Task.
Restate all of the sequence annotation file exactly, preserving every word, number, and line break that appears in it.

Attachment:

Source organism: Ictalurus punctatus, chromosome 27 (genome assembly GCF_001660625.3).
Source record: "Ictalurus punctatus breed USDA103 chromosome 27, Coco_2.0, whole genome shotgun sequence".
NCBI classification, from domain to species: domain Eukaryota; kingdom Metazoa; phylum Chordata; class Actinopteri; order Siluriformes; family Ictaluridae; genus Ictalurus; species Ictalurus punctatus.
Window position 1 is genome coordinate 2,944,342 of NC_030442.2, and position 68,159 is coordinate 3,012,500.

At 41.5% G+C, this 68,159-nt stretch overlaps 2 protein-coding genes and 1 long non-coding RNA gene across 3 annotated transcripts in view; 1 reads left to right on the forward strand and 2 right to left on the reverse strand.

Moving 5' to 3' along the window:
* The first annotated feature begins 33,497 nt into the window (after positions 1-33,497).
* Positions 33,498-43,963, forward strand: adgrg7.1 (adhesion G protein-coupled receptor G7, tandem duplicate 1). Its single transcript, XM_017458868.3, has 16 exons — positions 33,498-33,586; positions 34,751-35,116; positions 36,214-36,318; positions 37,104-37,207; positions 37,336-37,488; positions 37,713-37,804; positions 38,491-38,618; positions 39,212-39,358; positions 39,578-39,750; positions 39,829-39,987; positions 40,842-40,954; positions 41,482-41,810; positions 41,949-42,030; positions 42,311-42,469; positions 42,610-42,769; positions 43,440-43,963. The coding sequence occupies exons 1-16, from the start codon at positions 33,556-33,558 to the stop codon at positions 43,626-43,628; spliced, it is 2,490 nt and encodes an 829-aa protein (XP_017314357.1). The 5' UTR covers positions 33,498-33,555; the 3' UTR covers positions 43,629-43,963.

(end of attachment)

Source organism: Ictalurus punctatus, chromosome 27 (genome assembly GCF_001660625.3).
Source record: "Ictalurus punctatus breed USDA103 chromosome 27, Coco_2.0, whole genome shotgun sequence".
NCBI classification, from domain to species: domain Eukaryota; kingdom Metazoa; phylum Chordata; class Actinopteri; order Siluriformes; family Ictaluridae; genus Ictalurus; species Ictalurus punctatus.
Window position 1 is genome coordinate 2,944,342 of NC_030442.2, and position 68,159 is coordinate 3,012,500.

At 41.5% G+C, this 68,159-nt stretch overlaps 2 protein-coding genes and 1 long non-coding RNA gene across 3 annotated transcripts in view; 1 reads left to right on the forward strand and 2 right to left on the reverse strand.

Moving 5' to 3' along the window:
* The first annotated feature begins 33,497 nt into the window (after positions 1-33,497).
* Positions 33,498-43,963, forward strand: adgrg7.1 (adhesion G protein-coupled receptor G7, tandem duplicate 1). Its single transcript, XM_017458868.3, has 16 exons — positions 33,498-33,586; positions 34,751-35,116; positions 36,214-36,318; positions 37,104-37,207; positions 37,336-37,488; positions 37,713-37,804; positions 38,491-38,618; positions 39,212-39,358; positions 39,578-39,750; positions 39,829-39,987; positions 40,842-40,954; positions 41,482-41,810; positions 41,949-42,030; positions 42,311-42,469; positions 42,610-42,769; positions 43,440-43,963. The coding sequence occupies exons 1-16, from the start codon at positions 33,556-33,558 to the stop codon at positions 43,626-43,628; spliced, it is 2,490 nt and encodes an 829-aa protein (XP_017314357.1). The 5' UTR covers positions 33,498-33,555; the 3' UTR covers positions 43,629-43,963.